the gawis cranium shortly after it was discovered
|Common name||Gawis cranium|
|Species||Homo erectus/Homo sapiens|
|Age||200,000 - 500,000|
|Date discovered||February 16, 2006|
|Discovered by||Asahmed Humet|
The Gawis cranium is a portion of a fossil hominin skull discovered on February 16, 2006 near the drainage of Gawis, a tributary of the Awash River in the Afar Depression, Ethiopia. Despite the presence of volcanic ash layers that are key to dating, the cranium is only generally dated between 200,000 and 500,000 years ago due to taphonomic issues.
Discovery and significance
The hominin skull was discovered by Asahmed Humet, a member of the Gona Paleoanthropological Research Project; he found the recently resurfaced fossil in a small erosion gully that empties into the Gawis river drainage basin in the Afar Region, some 300 miles northeast of Addis Ababa. The skull is a nearly complete cranium of what is believed to be a Middle Pleistocene human ancestor. While different from a modern human, the braincase, upper face and jaw of the cranium have unmistakable anatomical evidence that belong to human ancestry. The discovery was reported by Sileshi Semaw, director of the Gona Project at the Stone Age Institute. Semaw noted the skull fossil could be a transitional form that fills a gap in human evolutionary origins; he described its appearance as intermediate between Homo erectus and Homo sapiens.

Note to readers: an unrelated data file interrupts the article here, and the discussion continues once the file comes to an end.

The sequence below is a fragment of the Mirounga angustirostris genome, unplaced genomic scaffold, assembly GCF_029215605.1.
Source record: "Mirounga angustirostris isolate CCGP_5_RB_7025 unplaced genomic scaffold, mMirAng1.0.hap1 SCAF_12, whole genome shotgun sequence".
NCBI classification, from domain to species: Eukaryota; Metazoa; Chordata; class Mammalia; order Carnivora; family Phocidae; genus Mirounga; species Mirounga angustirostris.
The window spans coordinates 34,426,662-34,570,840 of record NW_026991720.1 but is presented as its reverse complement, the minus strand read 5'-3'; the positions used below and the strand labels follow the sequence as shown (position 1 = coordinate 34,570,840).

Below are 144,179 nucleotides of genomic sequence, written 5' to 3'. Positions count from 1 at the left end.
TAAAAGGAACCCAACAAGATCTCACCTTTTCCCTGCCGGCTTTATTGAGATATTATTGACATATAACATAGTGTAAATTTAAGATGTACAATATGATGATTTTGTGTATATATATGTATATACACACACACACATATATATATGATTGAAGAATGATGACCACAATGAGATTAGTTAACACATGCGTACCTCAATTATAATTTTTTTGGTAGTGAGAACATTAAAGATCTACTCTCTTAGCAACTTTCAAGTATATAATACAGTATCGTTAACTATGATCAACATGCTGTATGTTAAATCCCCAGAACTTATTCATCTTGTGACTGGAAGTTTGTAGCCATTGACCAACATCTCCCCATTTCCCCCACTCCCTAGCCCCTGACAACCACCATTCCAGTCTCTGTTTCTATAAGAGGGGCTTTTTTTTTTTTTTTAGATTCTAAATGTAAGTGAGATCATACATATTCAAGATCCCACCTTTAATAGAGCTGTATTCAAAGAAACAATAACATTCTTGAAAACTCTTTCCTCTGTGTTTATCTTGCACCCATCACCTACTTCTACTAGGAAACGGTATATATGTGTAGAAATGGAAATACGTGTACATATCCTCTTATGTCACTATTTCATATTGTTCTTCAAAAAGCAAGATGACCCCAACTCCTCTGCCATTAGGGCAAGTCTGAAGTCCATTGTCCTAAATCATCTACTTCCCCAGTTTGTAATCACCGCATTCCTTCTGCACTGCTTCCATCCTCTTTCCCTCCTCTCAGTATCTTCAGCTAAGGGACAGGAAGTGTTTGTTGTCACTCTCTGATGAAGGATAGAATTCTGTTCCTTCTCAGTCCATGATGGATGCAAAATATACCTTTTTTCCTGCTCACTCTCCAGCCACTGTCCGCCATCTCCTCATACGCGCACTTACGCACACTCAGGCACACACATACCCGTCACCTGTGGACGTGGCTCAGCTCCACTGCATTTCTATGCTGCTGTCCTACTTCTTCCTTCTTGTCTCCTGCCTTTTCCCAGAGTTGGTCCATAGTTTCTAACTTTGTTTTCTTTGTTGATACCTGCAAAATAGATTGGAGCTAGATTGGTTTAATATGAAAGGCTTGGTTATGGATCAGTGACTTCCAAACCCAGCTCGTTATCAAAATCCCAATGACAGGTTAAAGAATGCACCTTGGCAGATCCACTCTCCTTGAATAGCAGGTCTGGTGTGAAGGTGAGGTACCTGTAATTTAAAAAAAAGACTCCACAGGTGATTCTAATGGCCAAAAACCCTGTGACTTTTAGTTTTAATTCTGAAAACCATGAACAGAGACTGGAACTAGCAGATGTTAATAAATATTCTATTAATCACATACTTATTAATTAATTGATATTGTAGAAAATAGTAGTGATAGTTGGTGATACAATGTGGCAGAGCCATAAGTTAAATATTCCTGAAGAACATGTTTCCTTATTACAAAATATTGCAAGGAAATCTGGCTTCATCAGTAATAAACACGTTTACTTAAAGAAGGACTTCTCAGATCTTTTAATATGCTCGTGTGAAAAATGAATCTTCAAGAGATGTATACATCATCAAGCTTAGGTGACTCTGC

Significant archaeological collections of stone tools and numerous fossil animal specimens were also found at the site.
Gawis is in the Gona Research Project study area situated in the Awash River Valley. Immediately to the east of Gona, also located along the Awash and one of its tributaries is the site of Hadar, where in 1974 U.S. scientist Donald Johanson found the 3.2-million-year-old remains of an Australopithecus afarensis, known as Lucy. The Middle Awash project, site of many other hominin discoveries, is to the south.
In addition to the Gawis cranium, the Gona project area has yielded some of the world's oldest stone tools (2.6 million years old), as well as fossils of Ardipithecus ramidus—hominid, and debated as whether or not hominin—dated to approximately 4.5 million years ago.
- Human evolution
- List of fossil sites (with link directory)
- List of hominini (hominin) fossils (with images)
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